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DateCeiling Function Expand / Collapse
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Posted Saturday, November 27, 2010 12:05 PM
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Comments posted to this topic are about the item DateCeiling Function
Post #1026993
Posted Sunday, November 28, 2010 9:45 PM
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A useful script, that is nearly there, but not quite.

select dbo.dateceiling('2010-11-29 18:00:00.000','hh')

should return 2010-11-29 18:00:00.000 in the same way that select ceiling(1.00) returns 1

However, it doesn't - it returns 2010-11-29 19:00:00.000

Looking at the code, the same would be true for minutes & seconds where the rest of the datetime was zero.

A small, but potentially important, bug.
Post #1027124
Posted Monday, November 29, 2010 8:07 AM
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I feel it's easier truncating a CONVERT(..., ..., 121), then CASTing again and adding the unit if the two dates differ - you can easily add a flag for ceiling/truncating:

CREATE FUNCTION dbo.DATECEILING( @f1 AS datetime, @part AS varchar(2), @is_ceiling AS bit )
RETURNS datetime
AS
BEGIN
DECLARE @s1 varchar(21), @s2 varchar(21), @f2 datetime
select @s1 = REPLACE( CONVERT( varchar(23), @f1, 121 ), '-', '' )
IF @part = 'yy' SET @s2 = LEFT( @s1, 4 ) + '0101'
IF @part = 'mm' SET @s2 = LEFT( @s1, 6 ) + '01'
IF @part = 'dd' SET @s2 = LEFT( @s1, 8 )
IF @part = 'hh' SET @s2 = LEFT( @s1, 12 ) + '00:00'
IF @part = 'mi' SET @s2 = LEFT( @s1, 15 ) + '00'
IF @part = 'ss' SET @s2 = LEFT( @s1, 17 )

SET @f2 = CAST( @s2 as datetime )

IF @is_ceiling = 1 And @f1 > @f2
BEGIN
IF @part = 'yy' SET @f2 = DATEADD( year, 1, @f2 )
IF @part = 'mm' SET @f2 = DATEADD( month, 1, @f2 )
IF @part = 'dd' SET @f2 = DATEADD( day, 1, @f2 )
IF @part = 'hh' SET @f2 = DATEADD( hour, 1, @f2 )
IF @part = 'mi' SET @f2 = DATEADD( minute, 1, @f2 )
IF @part = 'ss' SET @f2 = DATEADD( second, 1, @f2 )
END
RETURN @f2
END

Post #1027362
Posted Wednesday, February 19, 2014 1:15 PM


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Its interesting to see how other people solve the same types of problems.
Usually when the business calls for a GROUP BY around date/time components I see something like (in this case, grouping around CCYYMM):

Group By Replace(Convert(VarChar(7),[YourDateTimeColumn],121),'-','')

I came up with this implementation (which also does the "ceiling" part properly as per antony-688446's comment):

Use [YourDatabaseName];
If Object_Id('dbo.DateCeiling','fn') is not Null Drop function dbo.DateCeiling;
Go
Create function dbo.DateCeiling
(
@dt DateTime,
@Part VarChar(max)
)
Returns DateTime
With SchemaBinding,Returns Null on Null Input
As Begin
Declare
@CCYYMMDD DateTime,
@Floor DateTime,
@Inc Int;

Set @CCYYMMDD=DateAdd(dd,DateDiff(dd,0,@dt),0);

Set @Floor=
Case @Part
when 'yy' then DateAdd(yy,DateDiff(yy,0,@dt),0)
when 'yyyy' then DateAdd(yyyy,DateDiff(yyyy,0,@dt),0)

when 'm' then DateAdd(m,DateDiff(m,0,@dt),0)
when 'mm' then DateAdd(mm,DateDiff(mm,0,@dt),0)

when 'd' then DateAdd(d,DateDiff(d,0,@dt),0)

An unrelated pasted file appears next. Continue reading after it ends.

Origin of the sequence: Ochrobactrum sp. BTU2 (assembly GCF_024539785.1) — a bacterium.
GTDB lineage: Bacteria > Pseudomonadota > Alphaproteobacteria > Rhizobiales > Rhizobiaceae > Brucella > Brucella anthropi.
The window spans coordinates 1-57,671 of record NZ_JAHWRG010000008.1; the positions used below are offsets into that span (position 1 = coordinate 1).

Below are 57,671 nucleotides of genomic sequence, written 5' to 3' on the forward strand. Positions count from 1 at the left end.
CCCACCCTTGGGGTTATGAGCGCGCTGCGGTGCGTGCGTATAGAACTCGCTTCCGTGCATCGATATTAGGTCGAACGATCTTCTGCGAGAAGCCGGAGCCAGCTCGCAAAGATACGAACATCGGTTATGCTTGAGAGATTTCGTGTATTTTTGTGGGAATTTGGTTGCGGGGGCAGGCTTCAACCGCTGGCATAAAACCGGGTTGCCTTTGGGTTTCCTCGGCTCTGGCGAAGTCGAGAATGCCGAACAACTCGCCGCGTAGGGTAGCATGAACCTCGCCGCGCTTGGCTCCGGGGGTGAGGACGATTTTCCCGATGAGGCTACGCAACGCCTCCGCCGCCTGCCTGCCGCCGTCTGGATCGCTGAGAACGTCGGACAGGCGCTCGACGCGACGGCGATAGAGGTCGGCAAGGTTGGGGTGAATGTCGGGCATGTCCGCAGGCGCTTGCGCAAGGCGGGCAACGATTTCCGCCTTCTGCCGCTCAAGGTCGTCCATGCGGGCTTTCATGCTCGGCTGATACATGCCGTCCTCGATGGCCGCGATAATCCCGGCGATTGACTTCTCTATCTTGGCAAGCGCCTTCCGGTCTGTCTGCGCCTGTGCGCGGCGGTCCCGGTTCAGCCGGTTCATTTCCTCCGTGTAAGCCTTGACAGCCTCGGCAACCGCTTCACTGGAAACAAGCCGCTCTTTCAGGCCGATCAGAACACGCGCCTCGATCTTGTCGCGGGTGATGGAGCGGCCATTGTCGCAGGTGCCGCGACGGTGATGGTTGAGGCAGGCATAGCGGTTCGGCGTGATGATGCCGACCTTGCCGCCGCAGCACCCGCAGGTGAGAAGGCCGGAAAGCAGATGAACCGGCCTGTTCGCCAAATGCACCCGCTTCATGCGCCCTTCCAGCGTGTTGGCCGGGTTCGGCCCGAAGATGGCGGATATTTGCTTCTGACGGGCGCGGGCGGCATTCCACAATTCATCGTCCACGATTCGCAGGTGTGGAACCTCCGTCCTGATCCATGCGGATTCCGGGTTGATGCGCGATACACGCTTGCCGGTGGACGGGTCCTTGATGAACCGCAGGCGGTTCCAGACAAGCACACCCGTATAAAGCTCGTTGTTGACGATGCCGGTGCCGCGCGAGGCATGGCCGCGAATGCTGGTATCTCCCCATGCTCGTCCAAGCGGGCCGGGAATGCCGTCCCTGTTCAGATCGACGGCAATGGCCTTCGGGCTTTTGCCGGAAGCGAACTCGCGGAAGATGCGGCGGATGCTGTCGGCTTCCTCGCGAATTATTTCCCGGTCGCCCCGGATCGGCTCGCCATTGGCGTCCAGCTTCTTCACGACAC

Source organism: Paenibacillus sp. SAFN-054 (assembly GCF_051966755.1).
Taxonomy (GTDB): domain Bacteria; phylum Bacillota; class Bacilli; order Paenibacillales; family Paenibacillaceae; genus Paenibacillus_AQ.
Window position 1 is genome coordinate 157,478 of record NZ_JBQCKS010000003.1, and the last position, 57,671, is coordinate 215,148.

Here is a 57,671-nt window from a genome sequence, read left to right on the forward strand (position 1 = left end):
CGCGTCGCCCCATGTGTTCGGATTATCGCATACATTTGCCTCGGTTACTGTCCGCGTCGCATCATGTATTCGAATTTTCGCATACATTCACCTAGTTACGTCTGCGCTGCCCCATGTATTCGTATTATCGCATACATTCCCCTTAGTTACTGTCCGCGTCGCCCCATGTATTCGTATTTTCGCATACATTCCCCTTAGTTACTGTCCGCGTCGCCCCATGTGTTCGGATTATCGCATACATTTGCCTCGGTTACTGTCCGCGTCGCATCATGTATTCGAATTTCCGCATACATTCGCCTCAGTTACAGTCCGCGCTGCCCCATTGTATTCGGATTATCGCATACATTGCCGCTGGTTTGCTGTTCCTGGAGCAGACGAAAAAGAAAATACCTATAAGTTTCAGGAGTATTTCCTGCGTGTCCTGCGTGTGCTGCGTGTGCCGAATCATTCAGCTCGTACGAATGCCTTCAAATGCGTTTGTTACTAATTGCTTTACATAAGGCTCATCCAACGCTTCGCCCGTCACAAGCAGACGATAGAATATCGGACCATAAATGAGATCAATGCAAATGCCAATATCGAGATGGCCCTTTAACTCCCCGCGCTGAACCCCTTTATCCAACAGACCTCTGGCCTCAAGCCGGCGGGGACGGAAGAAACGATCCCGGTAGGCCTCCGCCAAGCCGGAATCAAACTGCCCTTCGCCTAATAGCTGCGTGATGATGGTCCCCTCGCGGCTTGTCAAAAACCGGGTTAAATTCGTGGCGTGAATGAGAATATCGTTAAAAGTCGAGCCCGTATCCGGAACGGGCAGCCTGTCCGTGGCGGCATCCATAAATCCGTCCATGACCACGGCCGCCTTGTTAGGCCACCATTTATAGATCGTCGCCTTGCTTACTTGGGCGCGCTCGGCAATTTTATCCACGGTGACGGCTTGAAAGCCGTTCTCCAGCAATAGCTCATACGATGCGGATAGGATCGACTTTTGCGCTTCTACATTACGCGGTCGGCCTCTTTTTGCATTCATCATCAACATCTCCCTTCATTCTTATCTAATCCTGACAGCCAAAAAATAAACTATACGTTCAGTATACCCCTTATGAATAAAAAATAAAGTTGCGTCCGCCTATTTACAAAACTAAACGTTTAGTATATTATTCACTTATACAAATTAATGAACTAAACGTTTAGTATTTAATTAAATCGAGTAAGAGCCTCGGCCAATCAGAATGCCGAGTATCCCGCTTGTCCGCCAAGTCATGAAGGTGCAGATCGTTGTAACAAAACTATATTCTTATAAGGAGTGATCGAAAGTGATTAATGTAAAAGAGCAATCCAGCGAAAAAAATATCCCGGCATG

when 'dd' then DateAdd(dd,DateDiff(dd,0,@dt),0)

when 'hh' then DateAdd(hh,DateDiff(hh,@CCYYMMDD,@dt),@CCYYMMDD)

when 'n' then DateAdd(n,DateDiff(n,@CCYYMMDD,@dt),@CCYYMMDD)
when 'mi' then DateAdd(mi,DateDiff(mi,@CCYYMMDD,@dt),@CCYYMMDD)

when 's' then DateAdd(s,DateDiff(s,@CCYYMMDD,@dt),@CCYYMMDD)
when 'ss' then DateAdd(ss,DateDiff(ss,@CCYYMMDD,@dt),@CCYYMMDD)

else Null
End;

If @Floor is Null Return Null;

Set @Inc=
Case Cast(Cast(@dt as VarBinary) as BigInt)-Cast(Cast(@Floor as VarBinary) as BigInt)
when 0 then 0
else 1
End;

Return
Case @Part
when 'yy' then DateAdd(yy,@Inc,@Floor)
when 'yyyy' then DateAdd(yyyy,@Inc,@Floor)

when 'm' then DateAdd(m,@Inc,@Floor)
when 'mm' then DateAdd(mm,@Inc,@Floor)

when 'd' then DateAdd(d,@Inc,@Floor)
when 'dd' then DateAdd(dd,@Inc,@Floor)

when 'hh' then DateAdd(hh,@Inc,@Floor)

when 'n' then DateAdd(n,@Inc,@Floor)
when 'mi' then DateAdd(mi,@Inc,@Floor)

when 's' then DateAdd(s,@Inc,@Floor)
when 'ss' then DateAdd(ss,@Inc,@Floor)
End;
End
Go
-- Unit Tests
Declare @dt DateTime;
Set @dt=GetDate();
Select
@dt[DateTime],
dbo.DateCeiling(@dt,'yy')[Year],
dbo.DateCeiling(@dt,'mm')[Month],
dbo.DateCeiling(@dt,'dd')[Day],
dbo.DateCeiling(@dt,'hh')[Hour],
dbo.DateCeiling(@dt,'mi')[Minute],
dbo.DateCeiling(@dt,'ss')[Second],
dbo.DateCeiling(Null,'ss')[Null Test 1],
dbo.DateCeiling(@dt,Null)[Null Test 2],
dbo.DateCeiling(Null,Null)[Null Test 3];

If this functionality were needed in a large row set operation I would implement its internals in a CROSS APPLY or as stacked/cascaded sub-queries (for significantly increased performance).




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I have CDO. It's like OCD but all the letters are in alphabetical order... as they should be.
Post #1543197
Posted Wednesday, February 19, 2014 1:52 PM


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Uuups, on my previous comment I had to make a change to the unit tests (after the UDF definition). I didn't use the variable @dt in all cases where I should have...



PeteK
I have CDO. It's like OCD but all the letters are in alphabetical order... as they should be.
Post #1543211
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